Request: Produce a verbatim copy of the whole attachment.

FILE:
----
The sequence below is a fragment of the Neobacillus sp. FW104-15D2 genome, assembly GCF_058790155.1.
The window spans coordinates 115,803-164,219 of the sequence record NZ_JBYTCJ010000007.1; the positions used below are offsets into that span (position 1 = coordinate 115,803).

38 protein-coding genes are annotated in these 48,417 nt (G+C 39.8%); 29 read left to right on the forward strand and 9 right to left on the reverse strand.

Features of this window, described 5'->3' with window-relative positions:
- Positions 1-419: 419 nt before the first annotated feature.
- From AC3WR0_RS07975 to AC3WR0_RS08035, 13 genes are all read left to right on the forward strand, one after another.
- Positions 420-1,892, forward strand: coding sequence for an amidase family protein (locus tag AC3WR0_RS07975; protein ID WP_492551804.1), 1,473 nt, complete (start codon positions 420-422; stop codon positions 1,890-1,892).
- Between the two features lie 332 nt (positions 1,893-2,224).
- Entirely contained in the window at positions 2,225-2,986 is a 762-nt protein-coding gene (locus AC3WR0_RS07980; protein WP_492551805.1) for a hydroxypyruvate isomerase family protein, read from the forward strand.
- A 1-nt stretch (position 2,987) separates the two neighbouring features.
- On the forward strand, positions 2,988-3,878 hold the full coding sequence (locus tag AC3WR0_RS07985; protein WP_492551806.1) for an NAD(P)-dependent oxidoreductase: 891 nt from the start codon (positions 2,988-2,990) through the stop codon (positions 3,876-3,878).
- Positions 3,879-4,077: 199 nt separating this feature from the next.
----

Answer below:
The sequence below is a fragment of the Neobacillus sp. FW104-15D2 genome, assembly GCF_058790155.1.
The window spans coordinates 115,803-164,219 of the sequence record NZ_JBYTCJ010000007.1; the positions used below are offsets into that span (position 1 = coordinate 115,803).

38 protein-coding genes are annotated in these 48,417 nt (G+C 39.8%); 29 read left to right on the forward strand and 9 right to left on the reverse strand.

Features of this window, described 5'->3' with window-relative positions:
- Positions 1-419: 419 nt before the first annotated feature.
- From AC3WR0_RS07975 to AC3WR0_RS08035, 13 genes are all read left to right on the forward strand, one after another.
- Positions 420-1,892, forward strand: coding sequence for an amidase family protein (locus tag AC3WR0_RS07975; protein ID WP_492551804.1), 1,473 nt, complete (start codon positions 420-422; stop codon positions 1,890-1,892).
- Between the two features lie 332 nt (positions 1,893-2,224).
- Entirely contained in the window at positions 2,225-2,986 is a 762-nt protein-coding gene (locus AC3WR0_RS07980; protein WP_492551805.1) for a hydroxypyruvate isomerase family protein, read from the forward strand.
- A 1-nt stretch (position 2,987) separates the two neighbouring features.
- On the forward strand, positions 2,988-3,878 hold the full coding sequence (locus tag AC3WR0_RS07985; protein WP_492551806.1) for an NAD(P)-dependent oxidoreductase: 891 nt from the start codon (positions 2,988-2,990) through the stop codon (positions 3,876-3,878).
- Positions 3,879-4,077: 199 nt separating this feature from the next.